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Tourette and Photographic Memory of Language

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  • Tourette and Photographic Memory of Language

    Interesting article. Not everyone with Tourette experiences this. What is your experience with 'exact language'?

    Use the longer link on the top.

    One day, as my family sat around the dining room table discussing all things Tourette, the subject of language and how those in my family with TS view language came up  - specifically their need for language to be precise.

    I recounted one of many stories in which I-d changed a word or hadn't been quite precise enough and the results had been . . . less than positive. In this particular instance, my then 12-year-old son and I had taken our dog to a trainer in hopes of taming the pup-s hyperactive behavior. The trainer explained that we needed to run him at least 20 minutes a day to burn off some of his energy. Upon returning home, I shared with my husband how the training session had gone and told him that the trainer recommended we exercise the dog at least 20 minutes a day. Switching out the word *run* for *exercise* was all it took and for the next hour we had an angry, frustrated and raging child who actually accused me of lying. My son genuinely couldn't understand why I wasn't being precise.

    My dad, upon hearing this story, nodded his head in understanding and familiarity. After a moment of silence he said, You know, it-s like individuals who have Tourette Syndrome have a photographic memory of language.

    I couldn-t help but agree. My dad-s theory summed up what our family experienced on a near-daily basis. It doesn-t stop there, though. Those who have OCD within Tourette (up to 80%) can have what educator and author Susan Conners refers to as an obsessive sense of justice.

    In our home, we see this injected into nearly every verbal interaction. If we say we-re going to do something, we-d best stick to those words or there will be consequences. As an example, if we suggest we-d like go outside at noon or have chicken for dinner, we have to actually do those things. If we don-t and our child sees the clock strike 12:01 and we-re still inside or finds the chicken in the freezer instead of thawing, meltdowns are sure to follow and those usually start with but you said. . . !!!

    This doesn-t just affect our home life. School issues involving teachers are a regular occurrence. There have been countless afternoons when I picked up our eldest from school only to find him simmering and upset over the words an instructor used during a class, lamenting that they-d lied. He-s studied science and math extensively; in his mind the educators aren-t just lazy in how they express what to him is a very clean and clear discipline, they-re actually being untruthful.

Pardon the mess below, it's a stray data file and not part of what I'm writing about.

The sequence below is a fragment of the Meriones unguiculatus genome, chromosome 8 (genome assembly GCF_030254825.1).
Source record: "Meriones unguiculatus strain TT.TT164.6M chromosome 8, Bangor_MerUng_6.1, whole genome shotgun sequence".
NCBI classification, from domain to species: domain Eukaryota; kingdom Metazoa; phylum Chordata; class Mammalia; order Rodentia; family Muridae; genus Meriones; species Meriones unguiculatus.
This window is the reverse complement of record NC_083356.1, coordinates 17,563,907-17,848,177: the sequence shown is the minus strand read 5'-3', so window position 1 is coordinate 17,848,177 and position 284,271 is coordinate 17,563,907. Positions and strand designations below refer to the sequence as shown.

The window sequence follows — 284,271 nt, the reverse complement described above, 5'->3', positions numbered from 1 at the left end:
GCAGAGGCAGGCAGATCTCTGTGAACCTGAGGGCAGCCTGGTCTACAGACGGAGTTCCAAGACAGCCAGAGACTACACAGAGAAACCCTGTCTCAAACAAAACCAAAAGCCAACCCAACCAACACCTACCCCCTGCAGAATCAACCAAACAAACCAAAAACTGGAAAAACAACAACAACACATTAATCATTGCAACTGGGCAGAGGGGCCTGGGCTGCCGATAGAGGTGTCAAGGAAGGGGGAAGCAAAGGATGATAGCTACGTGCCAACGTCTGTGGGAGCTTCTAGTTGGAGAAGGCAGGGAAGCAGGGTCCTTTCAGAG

Thankfully, while frustrating to navigate at first this isn't always a negative trait. In matters of learning, it can be a great boon when they recall, clearly and precisely, advanced information. With so many aspects of school presenting as hurdles to overcome, having the ability to remember information so readily can give a much-needed boost to a child-s self-confidence and can help bring up grades.

    No matter the situation - at home, school, or work - it is important to remember and honor the needs of the individual. Even if there-s a small detail off, the entire context can change for family members with Tourette.

    As my husband reminds me frequently, "You can-t summarize the statements of someone with Tourette - you have to quote verbatim or you're going to have a problem."

    Okay, I give up. I've tried to fix this post approximately 37 times. It just keeps chopping oft the whole rest of the post, with hiccups. I'm sorry I'm not going to able to do as Steve taught me, and include the text of the article when possible.
    One day, as my family sat around the dining room table discussing all things Tourette, the subject of language and how those in my family with TS view language came up
    Last edited by aparente001; September 27, 2017, 08:54 PM.
    Cathy W

  • #2
    link does not point to the article
    "If at first you don't succeed....
    CRY and CRY again!"


    • #3
      Thanks Gary. The link should work now. Use the longer link to access the article.
      Cathy W


      • #4
        My posts keep getting shopped off. Driving me nuts